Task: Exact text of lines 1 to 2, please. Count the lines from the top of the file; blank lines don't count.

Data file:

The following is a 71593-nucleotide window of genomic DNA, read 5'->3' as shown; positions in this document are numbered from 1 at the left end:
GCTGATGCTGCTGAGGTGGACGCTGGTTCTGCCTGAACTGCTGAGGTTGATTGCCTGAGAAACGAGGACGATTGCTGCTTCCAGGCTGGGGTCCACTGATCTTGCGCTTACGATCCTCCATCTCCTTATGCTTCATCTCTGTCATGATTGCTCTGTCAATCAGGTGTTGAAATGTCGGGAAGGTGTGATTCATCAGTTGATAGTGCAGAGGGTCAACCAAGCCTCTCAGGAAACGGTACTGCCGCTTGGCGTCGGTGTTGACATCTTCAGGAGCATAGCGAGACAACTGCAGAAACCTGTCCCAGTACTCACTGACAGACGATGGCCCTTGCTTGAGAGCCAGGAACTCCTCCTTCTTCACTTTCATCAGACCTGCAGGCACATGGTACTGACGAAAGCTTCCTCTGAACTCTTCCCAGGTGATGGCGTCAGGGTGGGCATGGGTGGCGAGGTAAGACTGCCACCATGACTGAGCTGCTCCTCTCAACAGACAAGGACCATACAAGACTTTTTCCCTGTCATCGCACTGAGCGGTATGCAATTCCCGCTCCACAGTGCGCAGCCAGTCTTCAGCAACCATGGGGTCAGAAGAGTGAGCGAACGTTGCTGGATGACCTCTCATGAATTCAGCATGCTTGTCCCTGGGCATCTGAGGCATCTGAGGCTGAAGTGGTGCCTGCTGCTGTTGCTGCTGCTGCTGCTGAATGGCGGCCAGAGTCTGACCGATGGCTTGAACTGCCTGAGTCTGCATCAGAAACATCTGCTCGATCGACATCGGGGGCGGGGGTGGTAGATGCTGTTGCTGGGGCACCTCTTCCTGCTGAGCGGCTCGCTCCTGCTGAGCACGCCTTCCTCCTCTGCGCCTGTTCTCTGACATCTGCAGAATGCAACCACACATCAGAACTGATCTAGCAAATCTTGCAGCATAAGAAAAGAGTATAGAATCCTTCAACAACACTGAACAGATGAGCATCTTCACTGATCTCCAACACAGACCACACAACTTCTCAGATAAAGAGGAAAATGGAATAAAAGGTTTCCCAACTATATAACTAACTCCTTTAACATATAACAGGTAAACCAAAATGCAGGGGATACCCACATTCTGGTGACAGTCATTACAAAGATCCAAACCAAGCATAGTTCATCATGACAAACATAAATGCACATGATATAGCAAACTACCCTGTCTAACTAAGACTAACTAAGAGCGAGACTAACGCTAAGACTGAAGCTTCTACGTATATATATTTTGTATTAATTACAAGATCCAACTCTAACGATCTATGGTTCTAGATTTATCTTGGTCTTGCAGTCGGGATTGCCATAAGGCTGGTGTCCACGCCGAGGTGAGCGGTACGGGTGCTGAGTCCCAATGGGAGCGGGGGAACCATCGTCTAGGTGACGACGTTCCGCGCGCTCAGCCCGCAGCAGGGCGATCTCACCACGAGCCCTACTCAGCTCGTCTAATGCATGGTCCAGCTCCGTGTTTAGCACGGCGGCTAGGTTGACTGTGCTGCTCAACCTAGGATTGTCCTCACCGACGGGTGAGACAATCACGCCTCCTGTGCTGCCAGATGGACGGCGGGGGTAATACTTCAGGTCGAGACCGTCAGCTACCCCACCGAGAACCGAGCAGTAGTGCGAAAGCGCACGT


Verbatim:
The following is a 71593-nucleotide window of genomic DNA, read 5'->3' as shown; positions in this document are numbered from 1 at the left end:
GCTGATGCTGCTGAGGTGGACGCTGGTTCTGCCTGAACTGCTGAGGTTGATTGCCTGAGAAACGAGGACGATTGCTGCTTCCAGGCTGGGGTCCACTGATCTTGCGCTTACGATCCTCCATCTCCTTATGCTTCATCTCTGTCATGATTGCTCTGTCAATCAGGTGTTGAAATGTCGGGAAGGTGTGATTCATCAGTTGATAGTGCAGAGGGTCAACCAAGCCTCTCAGGAAACGGTACTGCCGCTTGGCGTCGGTGTTGACATCTTCAGGAGCATAGCGAGACAACTGCAGAAACCTGTCCCAGTACTCACTGACAGACGATGGCCCTTGCTTGAGAGCCAGGAACTCCTCCTTCTTCACTTTCATCAGACCTGCAGGCACATGGTACTGACGAAAGCTTCCTCTGAACTCTTCCCAGGTGATGGCGTCAGGGTGGGCATGGGTGGCGAGGTAAGACTGCCACCATGACTGAGCTGCTCCTCTCAACAGACAAGGACCATACAAGACTTTTTCCCTGTCATCGCACTGAGCGGTATGCAATTCCCGCTCCACAGTGCGCAGCCAGTCTTCAGCAACCATGGGGTCAGAAGAGTGAGCGAACGTTGCTGGATGACCTCTCATGAATTCAGCATGCTTGTCCCTGGGCATCTGAGGCATCTGAGGCTGAAGTGGTGCCTGCTGCTGTTGCTGCTGCTGCTGCTGAATGGCGGCCAGAGTCTGACCGATGGCTTGAACTGCCTGAGTCTGCATCAGAAACATCTGCTCGATCGACATCGGGGGCGGGGGTGGTAGATGCTGTTGCTGGGGCACCTCTTCCTGCTGAGCGGCTCGCTCCTGCTGAGCACGCCTTCCTCCTCTGCGCCTGTTCTCTGACATCTGCAGAATGCAACCACACATCAGAACTGATCTAGCAAATCTTGCAGCATAAGAAAAGAGTATAGAATCCTTCAACAACACTGAACAGATGAGCATCTTCACTGATCTCCAACACAGACCACACAACTTCTCAGATAAAGAGGAAAATGGAATAAAAGGTTTCCCAACTATATAACTAACTCCTTTAACATATAACAGGTAAACCAAAATGCAGGGGATACCCACATTCTGGTGACAGTCATTACAAAGATCCAAACCAAGCATAGTTCATCATGACAAACATAAATGCACATGATATAGCAAACTACCCTGTCTAACTAAGACTAACTAAGAGCGAGACTAACGCTAAGACTGAAGCTTCTACGTATATATATTTTGTATTAATTACAAGATCCAACTCTAACGATCTATGGTTCTAGATTTATCTTGGTCTTGCAGTCGGGATTGCCATAAGGCTGGTGTCCACGCCGAGGTGAGCGGTACGGGTGCTGAGTCCCAATGGGAGCGGGGGAACCATCGTCTAGGTGACGACGTTCCGCGCGCTCAGCCCGCAGCAGGGCGATCTCACCACGAGCCCTACTCAGCTCGTCTAATGCATGGTCCAGCTCCGTGTTTAGCACGGCGGCTAGGTTGACTGTGCTGCTCAACCTAGGATTGTCCTCACCGACGGGTGAGACAATCACGCCTCCTGTGCTGCCAGATGGACGGCGGGGGTAATACTTCAGGTCGAGACCGTCAGCTACCCCACCGAGAACCGAGCAGTAGTGCGAAAGCGCACGT